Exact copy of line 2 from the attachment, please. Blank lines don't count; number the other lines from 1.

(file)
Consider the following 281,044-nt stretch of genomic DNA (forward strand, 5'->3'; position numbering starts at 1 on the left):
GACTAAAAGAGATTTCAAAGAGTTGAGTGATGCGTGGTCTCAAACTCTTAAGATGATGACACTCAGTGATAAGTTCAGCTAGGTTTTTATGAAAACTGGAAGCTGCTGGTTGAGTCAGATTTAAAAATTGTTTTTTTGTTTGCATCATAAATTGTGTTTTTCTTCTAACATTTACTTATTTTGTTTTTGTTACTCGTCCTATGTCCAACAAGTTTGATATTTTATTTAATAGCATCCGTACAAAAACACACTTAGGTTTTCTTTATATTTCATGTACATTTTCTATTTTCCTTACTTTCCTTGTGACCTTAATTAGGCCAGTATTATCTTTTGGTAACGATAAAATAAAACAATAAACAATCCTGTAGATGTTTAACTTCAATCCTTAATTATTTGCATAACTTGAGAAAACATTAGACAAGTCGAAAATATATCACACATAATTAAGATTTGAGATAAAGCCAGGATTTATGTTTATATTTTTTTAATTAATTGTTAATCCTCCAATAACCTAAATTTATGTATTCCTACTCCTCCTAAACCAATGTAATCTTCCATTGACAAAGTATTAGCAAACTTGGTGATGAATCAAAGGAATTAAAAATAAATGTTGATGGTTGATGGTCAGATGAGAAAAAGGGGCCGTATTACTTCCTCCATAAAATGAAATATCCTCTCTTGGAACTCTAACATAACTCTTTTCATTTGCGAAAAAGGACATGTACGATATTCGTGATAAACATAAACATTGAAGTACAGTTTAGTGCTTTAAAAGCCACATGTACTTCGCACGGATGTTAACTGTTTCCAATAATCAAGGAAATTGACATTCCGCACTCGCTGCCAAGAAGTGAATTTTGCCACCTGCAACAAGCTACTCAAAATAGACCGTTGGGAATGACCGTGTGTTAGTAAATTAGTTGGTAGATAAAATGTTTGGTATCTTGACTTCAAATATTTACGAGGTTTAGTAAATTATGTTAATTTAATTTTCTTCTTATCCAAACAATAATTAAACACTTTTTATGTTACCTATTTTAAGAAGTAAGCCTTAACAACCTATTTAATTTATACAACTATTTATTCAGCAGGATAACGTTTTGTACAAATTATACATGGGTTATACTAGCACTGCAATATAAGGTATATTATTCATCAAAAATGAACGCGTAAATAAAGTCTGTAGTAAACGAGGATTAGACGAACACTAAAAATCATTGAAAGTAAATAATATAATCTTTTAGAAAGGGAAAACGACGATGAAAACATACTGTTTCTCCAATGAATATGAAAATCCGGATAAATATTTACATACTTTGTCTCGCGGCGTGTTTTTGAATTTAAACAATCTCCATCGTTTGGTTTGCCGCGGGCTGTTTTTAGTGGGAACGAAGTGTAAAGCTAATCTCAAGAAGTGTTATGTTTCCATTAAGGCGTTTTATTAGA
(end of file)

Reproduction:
GACTAAAAGAGATTTCAAAGAGTTGAGTGATGCGTGGTCTCAAACTCTTAAGATGATGACACTCAGTGATAAGTTCAGCTAGGTTTTTATGAAAACTGGAAGCTGCTGGTTGAGTCAGATTTAAAAATTGTTTTTTTGTTTGCATCATAAATTGTGTTTTTCTTCTAACATTTACTTATTTTGTTTTTGTTACTCGTCCTATGTCCAACAAGTTTGATATTTTATTTAATAGCATCCGTACAAAAACACACTTAGGTTTTCTTTATATTTCATGTACATTTTCTATTTTCCTTACTTTCCTTGTGACCTTAATTAGGCCAGTATTATCTTTTGGTAACGATAAAATAAAACAATAAACAATCCTGTAGATGTTTAACTTCAATCCTTAATTATTTGCATAACTTGAGAAAACATTAGACAAGTCGAAAATATATCACACATAATTAAGATTTGAGATAAAGCCAGGATTTATGTTTATATTTTTTTAATTAATTGTTAATCCTCCAATAACCTAAATTTATGTATTCCTACTCCTCCTAAACCAATGTAATCTTCCATTGACAAAGTATTAGCAAACTTGGTGATGAATCAAAGGAATTAAAAATAAATGTTGATGGTTGATGGTCAGATGAGAAAAAGGGGCCGTATTACTTCCTCCATAAAATGAAATATCCTCTCTTGGAACTCTAACATAACTCTTTTCATTTGCGAAAAAGGACATGTACGATATTCGTGATAAACATAAACATTGAAGTACAGTTTAGTGCTTTAAAAGCCACATGTACTTCGCACGGATGTTAACTGTTTCCAATAATCAAGGAAATTGACATTCCGCACTCGCTGCCAAGAAGTGAATTTTGCCACCTGCAACAAGCTACTCAAAATAGACCGTTGGGAATGACCGTGTGTTAGTAAATTAGTTGGTAGATAAAATGTTTGGTATCTTGACTTCAAATATTTACGAGGTTTAGTAAATTATGTTAATTTAATTTTCTTCTTATCCAAACAATAATTAAACACTTTTTATGTTACCTATTTTAAGAAGTAAGCCTTAACAACCTATTTAATTTATACAACTATTTATTCAGCAGGATAACGTTTTGTACAAATTATACATGGGTTATACTAGCACTGCAATATAAGGTATATTATTCATCAAAAATGAACGCGTAAATAAAGTCTGTAGTAAACGAGGATTAGACGAACACTAAAAATCATTGAAAGTAAATAATATAATCTTTTAGAAAGGGAAAACGACGATGAAAACATACTGTTTCTCCAATGAATATGAAAATCCGGATAAATATTTACATACTTTGTCTCGCGGCGTGTTTTTGAATTTAAACAATCTCCATCGTTTGGTTTGCCGCGGGCTGTTTTTAGTGGGAACGAAGTGTAAAGCTAATCTCAAGAAGTGTTATGTTTCCATTAAGGCGTTTTATTAGA